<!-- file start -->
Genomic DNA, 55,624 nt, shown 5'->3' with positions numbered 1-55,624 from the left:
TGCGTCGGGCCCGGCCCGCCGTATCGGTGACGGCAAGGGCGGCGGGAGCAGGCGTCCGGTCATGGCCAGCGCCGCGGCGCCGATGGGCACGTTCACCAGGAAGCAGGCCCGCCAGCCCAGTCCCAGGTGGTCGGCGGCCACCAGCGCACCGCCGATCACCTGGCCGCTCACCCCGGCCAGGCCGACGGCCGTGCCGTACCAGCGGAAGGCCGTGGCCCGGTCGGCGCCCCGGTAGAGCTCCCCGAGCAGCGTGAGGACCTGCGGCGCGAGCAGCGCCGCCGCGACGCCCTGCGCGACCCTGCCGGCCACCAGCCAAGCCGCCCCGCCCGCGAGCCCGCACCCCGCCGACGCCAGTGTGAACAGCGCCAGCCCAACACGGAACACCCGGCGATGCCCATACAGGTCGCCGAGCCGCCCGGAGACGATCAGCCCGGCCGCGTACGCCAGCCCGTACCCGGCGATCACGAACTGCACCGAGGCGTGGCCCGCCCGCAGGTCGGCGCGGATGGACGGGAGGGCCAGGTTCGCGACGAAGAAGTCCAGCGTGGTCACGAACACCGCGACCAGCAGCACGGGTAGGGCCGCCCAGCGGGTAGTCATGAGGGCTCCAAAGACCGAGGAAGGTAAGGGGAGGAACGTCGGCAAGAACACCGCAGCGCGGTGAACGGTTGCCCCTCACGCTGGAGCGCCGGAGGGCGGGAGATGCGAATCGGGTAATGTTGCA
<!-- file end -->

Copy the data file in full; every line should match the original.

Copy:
Genomic DNA, 55,624 nt, shown 5'->3' with positions numbered 1-55,624 from the left:
TGCGTCGGGCCCGGCCCGCCGTATCGGTGACGGCAAGGGCGGCGGGAGCAGGCGTCCGGTCATGGCCAGCGCCGCGGCGCCGATGGGCACGTTCACCAGGAAGCAGGCCCGCCAGCCCAGTCCCAGGTGGTCGGCGGCCACCAGCGCACCGCCGATCACCTGGCCGCTCACCCCGGCCAGGCCGACGGCCGTGCCGTACCAGCGGAAGGCCGTGGCCCGGTCGGCGCCCCGGTAGAGCTCCCCGAGCAGCGTGAGGACCTGCGGCGCGAGCAGCGCCGCCGCGACGCCCTGCGCGACCCTGCCGGCCACCAGCCAAGCCGCCCCGCCCGCGAGCCCGCACCCCGCCGACGCCAGTGTGAACAGCGCCAGCCCAACACGGAACACCCGGCGATGCCCATACAGGTCGCCGAGCCGCCCGGAGACGATCAGCCCGGCCGCGTACGCCAGCCCGTACCCGGCGATCACGAACTGCACCGAGGCGTGGCCCGCCCGCAGGTCGGCGCGGATGGACGGGAGGGCCAGGTTCGCGACGAAGAAGTCCAGCGTGGTCACGAACACCGCGACCAGCAGCACGGGTAGGGCCGCCCAGCGGGTAGTCATGAGGGCTCCAAAGACCGAGGAAGGTAAGGGGAGGAACGTCGGCAAGAACACCGCAGCGCGGTGAACGGTTGCCCCTCACGCTGGAGCGCCGGAGGGCGGGAGATGCGAATCGGGTAATGTTGCA